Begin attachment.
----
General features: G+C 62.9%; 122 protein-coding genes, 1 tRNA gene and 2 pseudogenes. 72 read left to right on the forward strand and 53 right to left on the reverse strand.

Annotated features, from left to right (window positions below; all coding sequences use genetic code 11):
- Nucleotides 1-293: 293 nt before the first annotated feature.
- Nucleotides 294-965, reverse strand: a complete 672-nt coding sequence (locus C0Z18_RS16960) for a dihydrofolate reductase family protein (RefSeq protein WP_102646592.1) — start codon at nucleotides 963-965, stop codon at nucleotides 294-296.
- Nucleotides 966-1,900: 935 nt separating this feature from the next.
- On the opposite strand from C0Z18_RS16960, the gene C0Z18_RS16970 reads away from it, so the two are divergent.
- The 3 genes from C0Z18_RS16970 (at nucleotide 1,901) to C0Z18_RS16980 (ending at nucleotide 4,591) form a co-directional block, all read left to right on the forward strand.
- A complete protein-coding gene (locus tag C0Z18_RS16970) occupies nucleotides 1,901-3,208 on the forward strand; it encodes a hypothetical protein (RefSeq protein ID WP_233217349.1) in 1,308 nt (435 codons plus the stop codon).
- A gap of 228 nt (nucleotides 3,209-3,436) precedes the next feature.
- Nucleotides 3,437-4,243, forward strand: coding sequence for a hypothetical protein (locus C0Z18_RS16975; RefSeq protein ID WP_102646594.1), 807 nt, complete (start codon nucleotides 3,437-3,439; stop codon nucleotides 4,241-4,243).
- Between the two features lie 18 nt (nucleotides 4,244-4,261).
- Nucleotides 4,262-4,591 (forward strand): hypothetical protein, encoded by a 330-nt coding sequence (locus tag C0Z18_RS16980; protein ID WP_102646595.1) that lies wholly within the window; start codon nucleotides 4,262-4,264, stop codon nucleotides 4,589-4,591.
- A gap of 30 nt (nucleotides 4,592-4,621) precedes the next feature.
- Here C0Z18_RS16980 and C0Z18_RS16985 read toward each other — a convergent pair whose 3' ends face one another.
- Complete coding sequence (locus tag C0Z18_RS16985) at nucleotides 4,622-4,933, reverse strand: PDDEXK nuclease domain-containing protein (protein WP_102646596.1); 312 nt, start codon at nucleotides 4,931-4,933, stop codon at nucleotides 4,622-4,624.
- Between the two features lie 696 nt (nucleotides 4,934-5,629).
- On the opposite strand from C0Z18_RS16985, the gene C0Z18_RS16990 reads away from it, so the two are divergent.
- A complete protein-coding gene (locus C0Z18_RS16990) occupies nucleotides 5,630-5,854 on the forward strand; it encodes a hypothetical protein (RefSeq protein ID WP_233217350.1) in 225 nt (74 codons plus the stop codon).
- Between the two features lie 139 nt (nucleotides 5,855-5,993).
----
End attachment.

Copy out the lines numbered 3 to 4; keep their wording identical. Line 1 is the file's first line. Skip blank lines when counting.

- Nucleotides 1-293: 293 nt before the first annotated feature.
- Nucleotides 294-965, reverse strand: a complete 672-nt coding sequence (locus C0Z18_RS16960) for a dihydrofolate reductase family protein (RefSeq protein WP_102646592.1) — start codon at nucleotides 963-965, stop codon at nucleotides 294-296.